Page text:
Written by Britni Ruff
Every day is a new hell. My body is breaking down, crying out, begging to taste sweet rest once more. I hear the yearning but cannot bring myself to take heed. For when I enter my own subconscious mind, I meet a man who bears a striking resemblance to you, both in demeanor and appearance. He’s bright and funny, like you. Sexy and free-spirited, like you. And smart and candid and robust. He, too, is romantic beyond words. Not just in a candlelit dinner kind of way, but in a way that shows just how intentional he is with the thoughts that run through his beautiful mind. He sends me handwritten letters, even though we live together, because he loves the way my face lights up when I get mail. He leaves the bubble wrap for me when he gets packages because he knows that the feeling of the plastic bursting underneath my fingers and toes is a mixture of catharsis and child-like joy that sometimes carries me to my next breath. When he wakes up in the morning… I don’t want to finish this thought because I’m well aware of how unfair that comparison is given the circumstances that put you here but the fact is… the man in my dreams wakes up and that, I think, is the most intoxicating thing about him. When I first got the call, I was inconsolable to say the least. Every step I took to prepare myself for the trip to the hospital brought forth a new, more crippling version of the reality I had yet to wrap my mind around, and by the time we reached the emergency room, I’d arrived at a level of hysteria that warranted my own admittance. I was taken to a room and sedated and that… is where I first met him. He comforted me for 24 full hours while my body and mind recovered, so effectively that I emerged with no recollection of what had happened. In the days that followed my release, I found myself seeking him out more and more. I’d been barred from seeing you for a few days because my “mental state” was “fragile” and I “wasn’t yet ready to potentially experience another bout of shock”. So I stayed in the house, our house, and sat, alone, for hours, until sitting still became too much of a task. Then I started pacing, cleaning, working, doing anything I could to avoid having to face the impending grief I’d managed to confine to the deepest recesses of my mind. In those days, he was the only way I could get to sleep.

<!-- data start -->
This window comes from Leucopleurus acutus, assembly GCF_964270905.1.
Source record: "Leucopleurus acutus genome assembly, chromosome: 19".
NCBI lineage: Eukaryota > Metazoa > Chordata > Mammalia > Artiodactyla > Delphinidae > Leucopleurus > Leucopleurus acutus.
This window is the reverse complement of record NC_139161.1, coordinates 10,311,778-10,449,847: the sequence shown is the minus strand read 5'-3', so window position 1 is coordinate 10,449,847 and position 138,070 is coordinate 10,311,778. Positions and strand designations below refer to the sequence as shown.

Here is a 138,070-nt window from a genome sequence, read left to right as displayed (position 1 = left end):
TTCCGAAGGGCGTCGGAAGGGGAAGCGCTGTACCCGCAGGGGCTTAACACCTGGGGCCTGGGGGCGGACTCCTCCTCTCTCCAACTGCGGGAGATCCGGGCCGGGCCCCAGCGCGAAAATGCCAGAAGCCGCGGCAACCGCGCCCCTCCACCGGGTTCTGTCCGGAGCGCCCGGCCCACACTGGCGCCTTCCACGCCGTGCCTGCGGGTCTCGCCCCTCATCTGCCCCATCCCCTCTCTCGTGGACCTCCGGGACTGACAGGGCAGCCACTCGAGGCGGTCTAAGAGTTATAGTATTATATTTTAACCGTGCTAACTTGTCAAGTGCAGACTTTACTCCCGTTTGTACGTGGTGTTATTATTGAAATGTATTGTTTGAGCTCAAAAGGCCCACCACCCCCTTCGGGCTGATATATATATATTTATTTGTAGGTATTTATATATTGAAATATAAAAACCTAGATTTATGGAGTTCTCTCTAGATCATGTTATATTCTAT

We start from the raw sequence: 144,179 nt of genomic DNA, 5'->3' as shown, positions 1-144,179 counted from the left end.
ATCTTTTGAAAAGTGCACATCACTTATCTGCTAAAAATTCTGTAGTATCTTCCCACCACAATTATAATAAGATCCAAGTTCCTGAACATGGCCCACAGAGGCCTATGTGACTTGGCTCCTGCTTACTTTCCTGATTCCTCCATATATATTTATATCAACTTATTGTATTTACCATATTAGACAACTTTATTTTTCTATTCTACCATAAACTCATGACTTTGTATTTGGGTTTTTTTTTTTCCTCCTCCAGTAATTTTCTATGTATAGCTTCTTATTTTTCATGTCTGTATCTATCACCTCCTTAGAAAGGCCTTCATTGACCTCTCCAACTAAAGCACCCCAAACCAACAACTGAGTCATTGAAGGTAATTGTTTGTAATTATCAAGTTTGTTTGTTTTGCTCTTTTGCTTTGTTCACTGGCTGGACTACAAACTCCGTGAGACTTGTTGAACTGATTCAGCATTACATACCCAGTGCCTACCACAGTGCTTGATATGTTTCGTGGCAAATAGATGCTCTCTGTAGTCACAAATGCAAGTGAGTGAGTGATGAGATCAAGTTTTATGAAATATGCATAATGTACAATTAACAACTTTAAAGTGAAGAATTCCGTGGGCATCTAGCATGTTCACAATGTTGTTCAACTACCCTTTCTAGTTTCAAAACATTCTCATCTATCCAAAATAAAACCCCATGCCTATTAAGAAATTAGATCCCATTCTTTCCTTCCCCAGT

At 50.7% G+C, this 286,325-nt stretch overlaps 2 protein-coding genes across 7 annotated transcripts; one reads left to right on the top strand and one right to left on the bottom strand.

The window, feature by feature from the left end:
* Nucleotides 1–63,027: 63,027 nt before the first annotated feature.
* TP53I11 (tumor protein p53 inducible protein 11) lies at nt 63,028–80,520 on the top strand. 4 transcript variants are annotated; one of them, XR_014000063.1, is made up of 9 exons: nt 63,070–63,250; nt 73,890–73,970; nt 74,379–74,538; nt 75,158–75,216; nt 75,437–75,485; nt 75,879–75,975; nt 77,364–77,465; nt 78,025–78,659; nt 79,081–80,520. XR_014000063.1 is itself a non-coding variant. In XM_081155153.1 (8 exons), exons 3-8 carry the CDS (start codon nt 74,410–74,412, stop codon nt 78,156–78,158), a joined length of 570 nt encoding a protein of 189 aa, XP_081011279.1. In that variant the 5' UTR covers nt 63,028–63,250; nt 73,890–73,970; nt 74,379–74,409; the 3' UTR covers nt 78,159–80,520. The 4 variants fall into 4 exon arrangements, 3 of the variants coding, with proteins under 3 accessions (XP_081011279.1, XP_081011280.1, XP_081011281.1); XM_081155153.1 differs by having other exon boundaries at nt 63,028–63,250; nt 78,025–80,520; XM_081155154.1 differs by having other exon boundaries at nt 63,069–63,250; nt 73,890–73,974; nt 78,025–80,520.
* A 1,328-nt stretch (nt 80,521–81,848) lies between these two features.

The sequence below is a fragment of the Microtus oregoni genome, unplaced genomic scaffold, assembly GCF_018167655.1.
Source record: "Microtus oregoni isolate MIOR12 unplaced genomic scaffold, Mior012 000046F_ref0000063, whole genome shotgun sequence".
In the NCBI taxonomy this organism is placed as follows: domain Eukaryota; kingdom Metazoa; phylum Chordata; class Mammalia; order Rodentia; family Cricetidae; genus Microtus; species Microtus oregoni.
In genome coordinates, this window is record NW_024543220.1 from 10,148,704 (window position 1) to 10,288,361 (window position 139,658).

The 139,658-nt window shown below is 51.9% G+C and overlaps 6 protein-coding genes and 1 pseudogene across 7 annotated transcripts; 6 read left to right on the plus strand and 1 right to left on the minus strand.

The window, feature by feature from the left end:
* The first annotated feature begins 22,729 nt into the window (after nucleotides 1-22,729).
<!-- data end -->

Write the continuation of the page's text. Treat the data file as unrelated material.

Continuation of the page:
Finally, I was permitted to see you, and I realized just how grave a mistake the hospital staff had made by keeping me from you in the first place. If I’d seen you when you first arrived, I would have been horrified at the sight of your mangled body, sure. But at least it would have been you. The man in the room they escorted me to may as well have been a complete stranger. The swelling in your face made your once distinct cheek bones no more discernible than rain water that has fallen into the ocean. Your strong jawline was now crooked and uneven, replacing the ease and confidence in your natural expression with a grimace that I read to mean pain and uncertainty. I later came to learn that the mug your mouth had twisted into was a result of your jaw being wired shut, and was in no way representative of what it was you were actually feeling. Words from the doctor that I’m sure were meant to comfort me after I’d been bombarded with medical jargon about hairline fractures and intracranial pressure provided me with little solace. I realized in that moment that I would have no way of knowing how you did feel. I was well-versed in the nuance of your expressions. No matter how hard you tried to conceal your emotions, especially in the courtroom, I could always read you like a book. I briefly imagined getting to know your new face, having you tease me because you’d finally have the upper hand in a poker game. I marveled at how the equipment surrounding the bed and looming over your body somehow made you, 6′, 240 pound you, look as small and vulnerable as a child. I gently stroked your forehead, meticulously avoiding all the cuts and bruises, and it reminded me of the manner in which I would wake you up from your naps so that you could finish reading over whatever motions you’d been handed that day. I wept quietly, understanding that no amount of caressing would bring you out of this slumber. I left the hospital and retreated to the bed, to him once more. This time, he was just another incentive to never wake up again. But today I did wake up. And I conceded that I can’t hide in his arms anymore. I can’t reconcile being drunk with the wine of his world while you lay trapped in your own mind, forced to confront the pain that is inevitable for your healing. It feels like a betrayal of trust, of everything I vowed to you when we became one. So here I sit. Alone and awake, watching the rise and fall of your chest, internalizing the rhythm of the machinery that works tirelessly to relieve you from the burden of breathing so that your body can focus on the real work. I gaze upon your still, calm face and wonder if you, too, have a mistress in your mind who entices you to remain engulfed in the comfort of her bosom. I pray she doesn’t keep you too long.